WASHINGTON — The proposed merger between AMR Corp.’s American Airlines and US Airways Group Inc. would increase fares, reduce service to smaller communities and make it more difficult for low-cost carriers to compete, two consumer advocates said at a Senate hearing Tuesday.
“The proposed deal raises significant competitive issues that could result in harm to consumers,” Diana Moss, vice president of the American Antitrust Institute, said in testimony at a Judiciary Committee hearing. The institute is a Washington nonprofit group that promotes consumer rights.
The deal to create the world’s largest carrier was defended by the companies’ chief executive officers, Doug Parker of US Airways and Tom Horton of AMR, in a joint statement to the committee. Parker would lead the joined company.
Sen. Mike Lee, R-Utah, questioned the executives about the Washington region, where the two carriers control about two-thirds of flights at the capacity-controlled Reagan National Airport.
There is no need for the U.S. government to take away Reagan slots from the new airline because the region is served by two other large airports with robust competition, Horton said. Taking Washington slots from the combined carrier would hurt service to smaller communities, Parker said.
Low-cost carriers such as Southwest Airlines and Alaska Air Group will continue to provide competition that will help keep fares down, they said. The two company leaders said they expect at least $1 billion in annual benefits and efficiencies by combining.
Combining American and US Airways would leave three major U.S. carriers with domestic and international routes, down from seven in 2000. Announced on Feb. 14, the merger is scheduled to be completed as American exits bankruptcy protection in this year’s third quarter.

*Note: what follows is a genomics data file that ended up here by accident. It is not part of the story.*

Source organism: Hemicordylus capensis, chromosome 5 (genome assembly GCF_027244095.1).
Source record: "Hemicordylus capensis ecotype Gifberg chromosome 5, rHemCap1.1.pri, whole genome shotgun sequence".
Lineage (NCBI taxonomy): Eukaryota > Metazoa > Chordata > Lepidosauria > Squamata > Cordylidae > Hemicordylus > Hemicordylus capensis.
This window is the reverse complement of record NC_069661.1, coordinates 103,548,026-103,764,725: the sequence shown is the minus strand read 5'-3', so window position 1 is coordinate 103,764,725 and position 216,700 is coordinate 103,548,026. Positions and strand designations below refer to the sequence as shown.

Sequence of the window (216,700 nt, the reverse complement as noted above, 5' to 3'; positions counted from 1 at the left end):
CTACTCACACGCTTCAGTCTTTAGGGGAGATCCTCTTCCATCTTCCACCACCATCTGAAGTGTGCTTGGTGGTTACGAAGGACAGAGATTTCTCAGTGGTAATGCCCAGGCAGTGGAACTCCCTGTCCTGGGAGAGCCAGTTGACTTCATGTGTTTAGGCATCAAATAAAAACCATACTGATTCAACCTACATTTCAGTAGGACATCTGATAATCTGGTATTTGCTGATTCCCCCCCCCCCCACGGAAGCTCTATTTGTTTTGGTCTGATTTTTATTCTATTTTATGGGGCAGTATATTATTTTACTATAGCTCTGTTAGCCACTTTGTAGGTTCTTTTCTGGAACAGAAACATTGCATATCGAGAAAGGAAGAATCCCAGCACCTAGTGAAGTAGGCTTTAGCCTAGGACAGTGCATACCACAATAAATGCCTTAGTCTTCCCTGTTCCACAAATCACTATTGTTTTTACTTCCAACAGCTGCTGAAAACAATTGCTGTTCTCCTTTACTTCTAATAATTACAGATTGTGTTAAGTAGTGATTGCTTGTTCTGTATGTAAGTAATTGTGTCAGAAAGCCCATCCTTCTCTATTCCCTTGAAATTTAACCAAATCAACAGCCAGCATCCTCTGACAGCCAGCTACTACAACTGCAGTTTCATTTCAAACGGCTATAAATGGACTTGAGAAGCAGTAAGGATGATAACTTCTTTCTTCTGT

The combination must win approval from AMR’s bankruptcy judge, shareholders of Tempe, Ariz.-based US Airways and U.S. regulators. The Justice Department’s antitrust division earlier this month asked for more information from the companies.
The merged airline would keep American’s name and its Fort Worth, Texas, headquarters, and retain the two carriers’ seven hubs.
When Southwest is included, the merger would “result in four top airlines controlling nearly 80 percent” of domestic air traffic, Senator Amy Klobuchar, chairman of the antitrust subcommittee, said in opening statements.
The panel must review concentration in the industry and what it means for rural areas, baggage fees and other airline charges, Klobuchar, a Minnesota Democrat, said.
“With fewer competing airlines can we expect even more of these charges?” she said. “We need to know now that fewer airlines won’t mean fewer flights and fewer services,” she said.
Some senators asked the executives to ensure they would maintain current service to their home states.
“The consolidation should only be cleared for takeoff if we can be sure it would not mean higher fares or poorer service or reduction in New York jobs,” said Sen. Charles Schumer, D-N.Y.
“We have no intention of reducing service,” Parker said in response.
Iowa Republican Chuck Grassley said his constituents are concerned about keeping flights to their state and urged the merger be examined for potential harms to service there.
Horton said American has been proud to serve “Iowa for decades” and would continue to do so.
William McGee, a consultant to Consumers Union, a Yonkers, New York-based arm of the non-profit product testing organization Consumer Reports, said previous mergers have hurt airline passengers.
“We are concerned that the proposed merger between American Airlines and US Airways has the potential to further deprive air travelers of healthy, robust competition, and to further deprive communities of being part of a vibrant air transportation network,” he said.